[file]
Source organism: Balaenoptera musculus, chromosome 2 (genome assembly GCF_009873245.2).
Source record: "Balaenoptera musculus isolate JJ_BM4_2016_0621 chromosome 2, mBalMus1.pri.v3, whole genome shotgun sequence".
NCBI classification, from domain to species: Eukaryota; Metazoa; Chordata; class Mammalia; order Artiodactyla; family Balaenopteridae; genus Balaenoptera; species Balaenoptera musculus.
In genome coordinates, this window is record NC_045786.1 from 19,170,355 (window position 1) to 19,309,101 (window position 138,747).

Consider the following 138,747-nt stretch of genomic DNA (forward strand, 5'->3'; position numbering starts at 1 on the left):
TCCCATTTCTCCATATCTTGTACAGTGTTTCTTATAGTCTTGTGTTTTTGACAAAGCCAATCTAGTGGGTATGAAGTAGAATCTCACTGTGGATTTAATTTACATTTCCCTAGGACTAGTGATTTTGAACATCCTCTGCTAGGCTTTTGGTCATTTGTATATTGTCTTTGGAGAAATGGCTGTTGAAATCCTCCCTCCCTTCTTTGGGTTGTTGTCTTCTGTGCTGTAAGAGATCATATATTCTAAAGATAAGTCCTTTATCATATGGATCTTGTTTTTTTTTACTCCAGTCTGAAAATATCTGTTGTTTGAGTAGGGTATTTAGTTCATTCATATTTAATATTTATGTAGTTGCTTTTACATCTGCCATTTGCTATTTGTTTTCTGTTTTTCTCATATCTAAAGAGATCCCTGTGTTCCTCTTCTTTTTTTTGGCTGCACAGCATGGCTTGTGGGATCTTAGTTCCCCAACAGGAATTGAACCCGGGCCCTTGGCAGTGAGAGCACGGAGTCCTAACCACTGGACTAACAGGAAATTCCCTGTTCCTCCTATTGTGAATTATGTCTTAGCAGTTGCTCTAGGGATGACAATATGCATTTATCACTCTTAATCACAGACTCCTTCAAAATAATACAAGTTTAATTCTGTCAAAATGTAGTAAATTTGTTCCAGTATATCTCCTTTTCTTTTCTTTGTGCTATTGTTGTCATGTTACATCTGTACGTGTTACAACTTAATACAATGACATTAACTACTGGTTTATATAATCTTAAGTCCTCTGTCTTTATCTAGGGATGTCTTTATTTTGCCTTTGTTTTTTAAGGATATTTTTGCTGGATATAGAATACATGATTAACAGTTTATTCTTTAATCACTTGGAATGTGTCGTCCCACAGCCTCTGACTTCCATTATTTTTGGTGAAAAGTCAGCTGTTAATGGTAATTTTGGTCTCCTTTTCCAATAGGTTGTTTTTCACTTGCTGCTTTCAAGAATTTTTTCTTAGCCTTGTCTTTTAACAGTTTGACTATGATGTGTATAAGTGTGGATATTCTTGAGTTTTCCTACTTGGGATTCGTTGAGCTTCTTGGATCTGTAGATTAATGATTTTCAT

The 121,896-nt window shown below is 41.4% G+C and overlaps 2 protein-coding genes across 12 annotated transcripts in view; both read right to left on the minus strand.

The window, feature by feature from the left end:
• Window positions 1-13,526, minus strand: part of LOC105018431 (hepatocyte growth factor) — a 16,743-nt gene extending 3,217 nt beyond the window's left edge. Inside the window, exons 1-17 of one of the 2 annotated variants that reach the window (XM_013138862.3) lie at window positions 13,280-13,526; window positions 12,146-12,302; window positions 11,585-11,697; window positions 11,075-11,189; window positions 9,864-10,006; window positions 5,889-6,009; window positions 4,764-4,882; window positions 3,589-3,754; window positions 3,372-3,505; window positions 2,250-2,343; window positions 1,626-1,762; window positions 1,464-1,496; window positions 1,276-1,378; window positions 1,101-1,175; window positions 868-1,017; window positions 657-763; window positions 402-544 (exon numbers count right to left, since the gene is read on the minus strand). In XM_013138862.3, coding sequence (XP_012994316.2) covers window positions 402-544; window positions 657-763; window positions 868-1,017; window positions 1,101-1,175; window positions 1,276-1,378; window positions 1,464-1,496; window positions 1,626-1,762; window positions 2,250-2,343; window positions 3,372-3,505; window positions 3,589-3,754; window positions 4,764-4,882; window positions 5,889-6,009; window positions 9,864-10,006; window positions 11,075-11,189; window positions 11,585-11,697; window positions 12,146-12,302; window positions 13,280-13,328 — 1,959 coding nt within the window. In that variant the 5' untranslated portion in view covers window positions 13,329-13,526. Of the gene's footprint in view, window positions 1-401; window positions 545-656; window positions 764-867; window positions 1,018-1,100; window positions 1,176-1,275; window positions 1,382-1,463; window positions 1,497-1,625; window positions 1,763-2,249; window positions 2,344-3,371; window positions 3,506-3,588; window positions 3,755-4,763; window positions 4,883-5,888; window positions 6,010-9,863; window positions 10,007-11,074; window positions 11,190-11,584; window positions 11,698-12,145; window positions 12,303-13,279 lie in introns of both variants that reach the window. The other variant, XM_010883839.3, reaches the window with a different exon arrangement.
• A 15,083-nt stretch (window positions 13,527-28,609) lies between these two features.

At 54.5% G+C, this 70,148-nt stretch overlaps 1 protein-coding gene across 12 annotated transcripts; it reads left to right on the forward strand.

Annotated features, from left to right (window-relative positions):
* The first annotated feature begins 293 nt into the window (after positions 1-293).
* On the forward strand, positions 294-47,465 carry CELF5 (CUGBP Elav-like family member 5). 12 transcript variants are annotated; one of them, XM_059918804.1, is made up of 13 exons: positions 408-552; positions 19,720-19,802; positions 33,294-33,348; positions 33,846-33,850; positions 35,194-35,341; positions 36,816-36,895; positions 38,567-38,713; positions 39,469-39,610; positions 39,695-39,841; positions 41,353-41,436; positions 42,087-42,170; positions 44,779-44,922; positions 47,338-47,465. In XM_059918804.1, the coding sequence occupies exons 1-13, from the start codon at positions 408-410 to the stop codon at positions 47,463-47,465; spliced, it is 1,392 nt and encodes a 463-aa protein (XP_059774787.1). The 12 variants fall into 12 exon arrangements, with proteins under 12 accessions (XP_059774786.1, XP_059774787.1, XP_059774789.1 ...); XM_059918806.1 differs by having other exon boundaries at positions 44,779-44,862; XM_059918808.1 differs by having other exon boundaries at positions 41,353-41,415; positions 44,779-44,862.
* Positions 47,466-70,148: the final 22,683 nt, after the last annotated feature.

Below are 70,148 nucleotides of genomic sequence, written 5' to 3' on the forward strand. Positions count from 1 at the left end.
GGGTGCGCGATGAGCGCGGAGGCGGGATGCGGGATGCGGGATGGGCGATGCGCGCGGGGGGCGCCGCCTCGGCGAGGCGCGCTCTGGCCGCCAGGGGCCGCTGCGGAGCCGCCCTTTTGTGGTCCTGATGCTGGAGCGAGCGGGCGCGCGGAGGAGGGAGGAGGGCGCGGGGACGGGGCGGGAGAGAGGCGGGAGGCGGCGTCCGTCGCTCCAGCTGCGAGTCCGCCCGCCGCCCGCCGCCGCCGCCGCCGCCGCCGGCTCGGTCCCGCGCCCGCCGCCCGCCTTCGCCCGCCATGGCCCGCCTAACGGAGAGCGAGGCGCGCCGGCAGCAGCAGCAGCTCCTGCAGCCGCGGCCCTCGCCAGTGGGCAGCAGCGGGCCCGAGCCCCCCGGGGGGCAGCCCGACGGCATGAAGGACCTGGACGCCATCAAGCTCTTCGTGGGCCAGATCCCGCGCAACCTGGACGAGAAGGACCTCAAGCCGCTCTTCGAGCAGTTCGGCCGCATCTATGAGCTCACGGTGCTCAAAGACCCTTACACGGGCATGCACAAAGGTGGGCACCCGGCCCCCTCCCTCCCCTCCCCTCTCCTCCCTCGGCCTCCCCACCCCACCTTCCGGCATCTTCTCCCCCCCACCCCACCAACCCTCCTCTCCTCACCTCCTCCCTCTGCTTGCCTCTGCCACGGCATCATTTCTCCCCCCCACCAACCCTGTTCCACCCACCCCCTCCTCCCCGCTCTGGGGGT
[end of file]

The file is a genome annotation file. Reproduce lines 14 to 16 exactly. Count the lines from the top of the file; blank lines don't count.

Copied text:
* On the forward strand, positions 294-47,465 carry CELF5 (CUGBP Elav-like family member 5). 12 transcript variants are annotated; one of them, XM_059918804.1, is made up of 13 exons: positions 408-552; positions 19,720-19,802; positions 33,294-33,348; positions 33,846-33,850; positions 35,194-35,341; positions 36,816-36,895; positions 38,567-38,713; positions 39,469-39,610; positions 39,695-39,841; positions 41,353-41,436; positions 42,087-42,170; positions 44,779-44,922; positions 47,338-47,465. In XM_059918804.1, the coding sequence occupies exons 1-13, from the start codon at positions 408-410 to the stop codon at positions 47,463-47,465; spliced, it is 1,392 nt and encodes a 463-aa protein (XP_059774787.1). The 12 variants fall into 12 exon arrangements, with proteins under 12 accessions (XP_059774786.1, XP_059774787.1, XP_059774789.1 ...); XM_059918806.1 differs by having other exon boundaries at positions 44,779-44,862; XM_059918808.1 differs by having other exon boundaries at positions 41,353-41,415; positions 44,779-44,862.
* Positions 47,466-70,148: the final 22,683 nt, after the last annotated feature.

Below are 70,148 nucleotides of genomic sequence, written 5' to 3' on the forward strand. Positions count from 1 at the left end.